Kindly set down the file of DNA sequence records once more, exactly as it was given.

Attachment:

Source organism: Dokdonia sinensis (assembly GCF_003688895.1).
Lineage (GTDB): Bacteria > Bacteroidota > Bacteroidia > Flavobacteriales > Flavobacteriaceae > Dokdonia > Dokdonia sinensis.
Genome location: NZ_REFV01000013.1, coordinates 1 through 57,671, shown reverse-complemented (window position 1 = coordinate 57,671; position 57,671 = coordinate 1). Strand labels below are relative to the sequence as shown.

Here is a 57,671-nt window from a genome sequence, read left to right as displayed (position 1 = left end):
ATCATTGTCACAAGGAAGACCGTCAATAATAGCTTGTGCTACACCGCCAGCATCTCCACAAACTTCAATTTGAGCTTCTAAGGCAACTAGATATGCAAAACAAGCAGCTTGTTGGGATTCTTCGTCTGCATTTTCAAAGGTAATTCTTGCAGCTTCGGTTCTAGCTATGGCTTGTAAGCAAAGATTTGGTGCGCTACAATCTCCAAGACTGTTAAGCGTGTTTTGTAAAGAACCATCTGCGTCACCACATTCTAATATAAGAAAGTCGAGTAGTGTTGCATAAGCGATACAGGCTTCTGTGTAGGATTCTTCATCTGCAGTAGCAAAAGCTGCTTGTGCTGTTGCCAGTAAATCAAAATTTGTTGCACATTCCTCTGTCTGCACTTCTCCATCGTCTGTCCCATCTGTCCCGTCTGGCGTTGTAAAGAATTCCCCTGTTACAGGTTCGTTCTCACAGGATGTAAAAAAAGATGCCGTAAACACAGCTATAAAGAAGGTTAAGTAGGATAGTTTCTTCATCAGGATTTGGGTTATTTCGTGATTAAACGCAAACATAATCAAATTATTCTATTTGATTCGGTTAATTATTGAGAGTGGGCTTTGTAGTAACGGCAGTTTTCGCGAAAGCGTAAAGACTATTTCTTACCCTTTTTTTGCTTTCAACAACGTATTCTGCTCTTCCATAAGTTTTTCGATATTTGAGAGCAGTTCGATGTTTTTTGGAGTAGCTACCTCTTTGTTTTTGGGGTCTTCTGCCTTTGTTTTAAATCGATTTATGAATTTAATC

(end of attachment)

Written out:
Source organism: Dokdonia sinensis (assembly GCF_003688895.1).
Lineage (GTDB): Bacteria > Bacteroidota > Bacteroidia > Flavobacteriales > Flavobacteriaceae > Dokdonia > Dokdonia sinensis.
Genome location: NZ_REFV01000013.1, coordinates 1 through 57,671, shown reverse-complemented (window position 1 = coordinate 57,671; position 57,671 = coordinate 1). Strand labels below are relative to the sequence as shown.

Here is a 57,671-nt window from a genome sequence, read left to right as displayed (position 1 = left end):
ATCATTGTCACAAGGAAGACCGTCAATAATAGCTTGTGCTACACCGCCAGCATCTCCACAAACTTCAATTTGAGCTTCTAAGGCAACTAGATATGCAAAACAAGCAGCTTGTTGGGATTCTTCGTCTGCATTTTCAAAGGTAATTCTTGCAGCTTCGGTTCTAGCTATGGCTTGTAAGCAAAGATTTGGTGCGCTACAATCTCCAAGACTGTTAAGCGTGTTTTGTAAAGAACCATCTGCGTCACCACATTCTAATATAAGAAAGTCGAGTAGTGTTGCATAAGCGATACAGGCTTCTGTGTAGGATTCTTCATCTGCAGTAGCAAAAGCTGCTTGTGCTGTTGCCAGTAAATCAAAATTTGTTGCACATTCCTCTGTCTGCACTTCTCCATCGTCTGTCCCATCTGTCCCGTCTGGCGTTGTAAAGAATTCCCCTGTTACAGGTTCGTTCTCACAGGATGTAAAAAAAGATGCCGTAAACACAGCTATAAAGAAGGTTAAGTAGGATAGTTTCTTCATCAGGATTTGGGTTATTTCGTGATTAAACGCAAACATAATCAAATTATTCTATTTGATTCGGTTAATTATTGAGAGTGGGCTTTGTAGTAACGGCAGTTTTCGCGAAAGCGTAAAGACTATTTCTTACCCTTTTTTTGCTTTCAACAACGTATTCTGCTCTTCCATAAGTTTTTCGATATTTGAGAGCAGTTCGATGTTTTTTGGAGTAGCTACCTCTTTGTTTTTGGGGTCTTCTGCCTTTGTTTTAAATCGATTTATGAATTTAATC